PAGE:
With the Six Nations finally upon us, we’re joined by former England number eight Nick Easter to study the forthcoming Calcutta Cup match on Saturday.
Steve Borthwick’s first England team has included a few shocks, notably the dropping of Manu Tuilagi from the matchday 23 and the introduction of Ben Curry and Ollie Hassell-Collins to Six Nations rugby.
Former Worcester Warriors forwards coach Easter believes the selection for their opener is sharply focused and based upon a clear game-plan.
“This side is picked specifically with the plan to play with pace and excellence with the kicking and aerial game,” he noted.
“The simple truth is that England no longer have those big ‘white orc’ forwards of days gone by, plus the style of Premiership rugby is fast, expansive and contested in the air and drop zone.
“The ambition here is clear – use Marcus Smith and Owen Farrell to create space and opportunity either with their kicking game or, alternatively, to bring the likes of Ollie Hassell-Collins, Freddie Steward and Max Malins into the line or across the pitch off their wings.
“Physically, in the both the backs and forwards, Scotland have greater size and power; Borthwick has gone the unusual route of what I’d describe as an unbalanced selection overall, but one that has absolute clarity of role and tactic. The English forwards are all great ball players – wonderful handlers and distributors, even in the front-row. Ollie Chessum’s ability to hoover up loose ball, especially in that drop zone contest is a crucial part of his game and something that could be a point of difference for England, even if he concedes some physicality to Grant Gilchrist, a hugely underrated player.
“In the backs, Joe Marchant’s superpowers are his aerial game and his 13 channel defence, key areas of a modern Test player – and the two wings offer a contrast with Hassell-Collins adding direct pace and carry through contact, and Max Malins offering Owen Farrell that extra playmaker on his shoulder, a tactic we see for Saracens often, with Malins adept at running intelligent lines onto his midfield,” Easter said.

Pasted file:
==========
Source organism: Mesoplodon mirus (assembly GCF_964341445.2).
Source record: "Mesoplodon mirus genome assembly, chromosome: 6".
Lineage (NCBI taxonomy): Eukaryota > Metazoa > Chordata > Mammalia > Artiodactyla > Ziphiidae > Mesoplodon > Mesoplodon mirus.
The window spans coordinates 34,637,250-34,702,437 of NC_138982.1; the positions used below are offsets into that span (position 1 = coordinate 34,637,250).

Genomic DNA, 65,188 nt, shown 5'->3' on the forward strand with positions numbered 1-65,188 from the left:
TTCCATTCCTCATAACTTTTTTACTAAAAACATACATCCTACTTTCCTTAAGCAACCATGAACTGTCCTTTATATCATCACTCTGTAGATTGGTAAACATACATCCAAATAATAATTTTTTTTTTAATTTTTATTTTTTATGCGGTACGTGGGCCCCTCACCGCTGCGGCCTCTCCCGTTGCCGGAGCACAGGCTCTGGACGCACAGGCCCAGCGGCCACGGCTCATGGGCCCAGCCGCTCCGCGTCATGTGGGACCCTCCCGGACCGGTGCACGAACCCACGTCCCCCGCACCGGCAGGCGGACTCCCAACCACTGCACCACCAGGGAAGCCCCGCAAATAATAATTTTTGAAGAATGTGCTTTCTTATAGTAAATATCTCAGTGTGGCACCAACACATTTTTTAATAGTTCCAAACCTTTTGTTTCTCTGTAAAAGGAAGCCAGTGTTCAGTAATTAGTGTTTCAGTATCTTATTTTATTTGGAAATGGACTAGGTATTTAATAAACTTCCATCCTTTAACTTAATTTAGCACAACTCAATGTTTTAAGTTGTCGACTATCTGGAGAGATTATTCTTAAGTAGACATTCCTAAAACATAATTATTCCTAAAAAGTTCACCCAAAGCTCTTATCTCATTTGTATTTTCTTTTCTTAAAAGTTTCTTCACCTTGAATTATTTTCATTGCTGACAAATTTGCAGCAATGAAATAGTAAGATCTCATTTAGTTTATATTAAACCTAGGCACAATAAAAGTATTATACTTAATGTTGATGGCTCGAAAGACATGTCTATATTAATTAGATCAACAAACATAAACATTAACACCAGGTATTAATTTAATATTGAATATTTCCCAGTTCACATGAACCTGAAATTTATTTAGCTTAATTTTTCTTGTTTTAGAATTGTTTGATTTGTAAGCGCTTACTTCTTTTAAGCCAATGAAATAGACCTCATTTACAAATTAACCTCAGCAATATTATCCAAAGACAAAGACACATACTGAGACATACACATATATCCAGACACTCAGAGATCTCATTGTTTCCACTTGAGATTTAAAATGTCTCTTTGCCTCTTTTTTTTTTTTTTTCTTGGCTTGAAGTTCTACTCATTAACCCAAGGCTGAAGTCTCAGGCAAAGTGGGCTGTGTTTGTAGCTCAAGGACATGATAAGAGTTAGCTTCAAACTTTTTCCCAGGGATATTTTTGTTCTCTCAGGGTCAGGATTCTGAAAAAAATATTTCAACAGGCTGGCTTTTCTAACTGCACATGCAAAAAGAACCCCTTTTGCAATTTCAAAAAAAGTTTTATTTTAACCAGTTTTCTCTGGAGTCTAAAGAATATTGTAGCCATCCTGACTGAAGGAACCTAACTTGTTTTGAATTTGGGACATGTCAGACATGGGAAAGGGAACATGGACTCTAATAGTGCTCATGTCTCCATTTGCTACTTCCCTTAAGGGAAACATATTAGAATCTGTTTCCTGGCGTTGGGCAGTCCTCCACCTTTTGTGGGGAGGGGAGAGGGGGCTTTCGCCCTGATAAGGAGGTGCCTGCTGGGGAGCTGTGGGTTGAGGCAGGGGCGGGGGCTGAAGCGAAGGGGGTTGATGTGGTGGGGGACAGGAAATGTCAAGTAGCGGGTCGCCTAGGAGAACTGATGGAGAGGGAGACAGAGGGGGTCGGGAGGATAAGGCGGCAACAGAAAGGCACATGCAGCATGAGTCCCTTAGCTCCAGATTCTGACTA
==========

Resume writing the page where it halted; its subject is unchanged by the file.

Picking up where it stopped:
“The theme of speed is also reflected in the forward selection. Expect to see scrums that adopt the Harlequins mantra of square in engagement, ball in and out at pace, with no focus on duration. I feel committing to long scrums would see Scotland’s extra tonnage and tight skills causing England a few problems. Dan Cole will add power off the bench, and although we are all aware of Mako Vunipola’s handling ability, I find it remarkable that Val Rapava-Ruskin isn’t involved as he is currently, without question the form loosehead in Europe.
“The lineout battle will have been a key thinking process from Borthwick. The man eats and breathes lineouts, and I believe his plan here is to use five man structures with two jumping locks only, with one hinge player, probably Ben Curry, and post catch using breakout running from Dombrandt and Ludlam to create chaos and to move defences around.
“Once you reduce to a five man, it becomes all about speed on the ground rather than leap into the air. The pods in that five man are not distinct, so you use the hinge man to extend and move the opposition about, thus creating more ability to use carriers unchallenged over the gain line – as you know where the focal attack will be, not the opposition.